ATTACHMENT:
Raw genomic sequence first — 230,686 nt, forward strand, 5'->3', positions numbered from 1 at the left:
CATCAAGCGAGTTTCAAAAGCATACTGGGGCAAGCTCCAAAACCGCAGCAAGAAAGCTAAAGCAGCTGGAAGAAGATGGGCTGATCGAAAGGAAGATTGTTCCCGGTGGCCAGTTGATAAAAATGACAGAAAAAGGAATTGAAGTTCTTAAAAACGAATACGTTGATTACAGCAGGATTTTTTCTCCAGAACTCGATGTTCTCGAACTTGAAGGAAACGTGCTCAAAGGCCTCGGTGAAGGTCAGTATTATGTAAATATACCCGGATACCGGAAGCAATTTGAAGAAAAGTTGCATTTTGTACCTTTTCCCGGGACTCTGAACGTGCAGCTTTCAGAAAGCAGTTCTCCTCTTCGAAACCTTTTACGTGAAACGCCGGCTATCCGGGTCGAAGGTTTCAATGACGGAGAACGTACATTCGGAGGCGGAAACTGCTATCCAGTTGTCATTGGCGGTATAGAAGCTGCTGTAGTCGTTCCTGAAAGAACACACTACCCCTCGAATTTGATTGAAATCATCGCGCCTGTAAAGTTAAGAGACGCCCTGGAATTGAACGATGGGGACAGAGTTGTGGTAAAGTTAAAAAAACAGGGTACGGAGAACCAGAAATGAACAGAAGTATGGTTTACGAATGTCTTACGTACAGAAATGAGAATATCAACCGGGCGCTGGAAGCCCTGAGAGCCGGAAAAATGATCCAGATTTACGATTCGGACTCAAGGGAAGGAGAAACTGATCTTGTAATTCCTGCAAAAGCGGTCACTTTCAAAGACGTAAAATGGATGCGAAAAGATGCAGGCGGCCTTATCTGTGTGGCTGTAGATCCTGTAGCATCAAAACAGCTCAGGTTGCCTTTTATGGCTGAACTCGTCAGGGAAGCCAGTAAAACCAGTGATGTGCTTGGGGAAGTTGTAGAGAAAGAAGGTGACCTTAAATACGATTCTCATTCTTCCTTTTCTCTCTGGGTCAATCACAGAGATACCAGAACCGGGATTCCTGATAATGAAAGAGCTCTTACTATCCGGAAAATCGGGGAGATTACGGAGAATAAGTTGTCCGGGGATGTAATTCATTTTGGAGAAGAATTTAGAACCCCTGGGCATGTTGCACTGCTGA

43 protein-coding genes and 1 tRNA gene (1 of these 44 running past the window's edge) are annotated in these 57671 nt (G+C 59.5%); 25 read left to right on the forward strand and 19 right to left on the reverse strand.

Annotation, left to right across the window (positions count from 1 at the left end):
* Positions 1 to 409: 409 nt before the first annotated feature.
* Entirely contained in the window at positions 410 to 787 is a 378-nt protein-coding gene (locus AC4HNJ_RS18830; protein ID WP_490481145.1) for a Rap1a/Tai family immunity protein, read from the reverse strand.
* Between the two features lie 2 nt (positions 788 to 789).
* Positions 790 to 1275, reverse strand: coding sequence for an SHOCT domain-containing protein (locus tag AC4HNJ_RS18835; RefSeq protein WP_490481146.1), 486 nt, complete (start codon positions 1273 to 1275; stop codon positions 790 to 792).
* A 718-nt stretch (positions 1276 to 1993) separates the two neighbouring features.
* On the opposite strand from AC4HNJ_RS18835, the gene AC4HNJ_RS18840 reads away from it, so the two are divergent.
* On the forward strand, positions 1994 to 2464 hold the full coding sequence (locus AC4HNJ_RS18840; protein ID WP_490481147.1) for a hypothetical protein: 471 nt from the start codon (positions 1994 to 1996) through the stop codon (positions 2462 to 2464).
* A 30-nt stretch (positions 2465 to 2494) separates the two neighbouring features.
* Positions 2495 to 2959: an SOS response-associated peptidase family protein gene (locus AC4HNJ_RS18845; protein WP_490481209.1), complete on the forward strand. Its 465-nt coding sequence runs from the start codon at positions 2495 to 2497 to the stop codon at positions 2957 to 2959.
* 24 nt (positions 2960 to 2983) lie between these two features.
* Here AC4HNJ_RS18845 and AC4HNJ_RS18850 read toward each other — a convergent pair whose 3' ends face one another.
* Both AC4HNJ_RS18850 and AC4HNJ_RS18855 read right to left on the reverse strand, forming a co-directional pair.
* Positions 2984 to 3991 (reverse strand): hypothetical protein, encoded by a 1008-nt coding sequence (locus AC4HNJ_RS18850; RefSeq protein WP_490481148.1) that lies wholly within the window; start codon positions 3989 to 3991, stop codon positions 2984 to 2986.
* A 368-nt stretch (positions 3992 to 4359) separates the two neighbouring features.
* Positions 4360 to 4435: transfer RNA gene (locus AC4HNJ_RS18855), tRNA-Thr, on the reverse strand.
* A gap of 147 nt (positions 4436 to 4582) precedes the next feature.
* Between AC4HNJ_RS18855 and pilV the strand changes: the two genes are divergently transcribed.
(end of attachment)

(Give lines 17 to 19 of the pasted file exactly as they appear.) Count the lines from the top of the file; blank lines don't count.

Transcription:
* Positions 2984 to 3991 (reverse strand): hypothetical protein, encoded by a 1008-nt coding sequence (locus AC4HNJ_RS18850; RefSeq protein WP_490481148.1) that lies wholly within the window; start codon positions 3989 to 3991, stop codon positions 2984 to 2986.
* A 368-nt stretch (positions 3992 to 4359) separates the two neighbouring features.
* Positions 4360 to 4435: transfer RNA gene (locus AC4HNJ_RS18855), tRNA-Thr, on the reverse strand.